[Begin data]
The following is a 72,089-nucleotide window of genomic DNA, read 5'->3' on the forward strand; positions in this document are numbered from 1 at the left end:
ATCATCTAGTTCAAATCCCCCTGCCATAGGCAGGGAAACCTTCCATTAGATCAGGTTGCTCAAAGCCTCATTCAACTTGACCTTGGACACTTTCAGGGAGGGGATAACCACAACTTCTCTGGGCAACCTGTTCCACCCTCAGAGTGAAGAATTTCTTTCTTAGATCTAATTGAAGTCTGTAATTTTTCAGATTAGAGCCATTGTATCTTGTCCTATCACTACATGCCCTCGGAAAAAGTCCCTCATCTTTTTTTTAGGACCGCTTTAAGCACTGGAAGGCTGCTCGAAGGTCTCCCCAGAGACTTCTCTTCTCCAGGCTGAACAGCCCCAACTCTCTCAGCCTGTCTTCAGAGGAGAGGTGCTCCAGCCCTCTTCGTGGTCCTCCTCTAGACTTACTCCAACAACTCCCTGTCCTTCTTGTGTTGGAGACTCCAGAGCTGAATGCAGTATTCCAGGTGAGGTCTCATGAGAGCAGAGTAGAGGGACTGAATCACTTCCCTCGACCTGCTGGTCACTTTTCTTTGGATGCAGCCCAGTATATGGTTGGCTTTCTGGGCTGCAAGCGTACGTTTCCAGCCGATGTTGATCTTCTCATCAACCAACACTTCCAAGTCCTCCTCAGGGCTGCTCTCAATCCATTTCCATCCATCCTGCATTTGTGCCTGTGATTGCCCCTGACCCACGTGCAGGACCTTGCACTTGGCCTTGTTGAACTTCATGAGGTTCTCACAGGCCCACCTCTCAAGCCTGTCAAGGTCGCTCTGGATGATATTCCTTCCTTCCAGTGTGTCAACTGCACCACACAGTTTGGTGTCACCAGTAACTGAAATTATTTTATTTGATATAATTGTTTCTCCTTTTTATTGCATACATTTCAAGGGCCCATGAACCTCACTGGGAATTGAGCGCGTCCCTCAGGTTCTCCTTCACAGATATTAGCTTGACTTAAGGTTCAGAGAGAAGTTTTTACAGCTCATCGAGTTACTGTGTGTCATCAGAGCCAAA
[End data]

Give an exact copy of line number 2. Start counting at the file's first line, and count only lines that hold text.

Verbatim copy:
ATCATCTAGTTCAAATCCCCCTGCCATAGGCAGGGAAACCTTCCATTAGATCAGGTTGCTCAAAGCCTCATTCAACTTGACCTTGGACACTTTCAGGGAGGGGATAACCACAACTTCTCTGGGCAACCTGTTCCACCCTCAGAGTGAAGAATTTCTTTCTTAGATCTAATTGAAGTCTGTAATTTTTCAGATTAGAGCCATTGTATCTTGTCCTATCACTACATGCCCTCGGAAAAAGTCCCTCATCTTTTTTTTAGGACCGCTTTAAGCACTGGAAGGCTGCTCGAAGGTCTCCCCAGAGACTTCTCTTCTCCAGGCTGAACAGCCCCAACTCTCTCAGCCTGTCTTCAGAGGAGAGGTGCTCCAGCCCTCTTCGTGGTCCTCCTCTAGACTTACTCCAACAACTCCCTGTCCTTCTTGTGTTGGAGACTCCAGAGCTGAATGCAGTATTCCAGGTGAGGTCTCATGAGAGCAGAGTAGAGGGACTGAATCACTTCCCTCGACCTGCTGGTCACTTTTCTTTGGATGCAGCCCAGTATATGGTTGGCTTTCTGGGCTGCAAGCGTACGTTTCCAGCCGATGTTGATCTTCTCATCAACCAACACTTCCAAGTCCTCCTCAGGGCTGCTCTCAATCCATTTCCATCCATCCTGCATTTGTGCCTGTGATTGCCCCTGACCCACGTGCAGGACCTTGCACTTGGCCTTGTTGAACTTCATGAGGTTCTCACAGGCCCACCTCTCAAGCCTGTCAAGGTCGCTCTGGATGATATTCCTTCCTTCCAGTGTGTCAACTGCACCACACAGTTTGGTGTCACCAGTAACTGAAATTATTTTATTTGATATAATTGTTTCTCCTTTTTATTGCATACATTTCAAGGGCCCATGAACCTCACTGGGAATTGAGCGCGTCCCTCAGGTTCTCCTTCACAGATATTAGCTTGACTTAAGGTTCAGAGAGAAGTTTTTACAGCTCATCGAGTTACTGTGTGTCATCAGAGCCAAA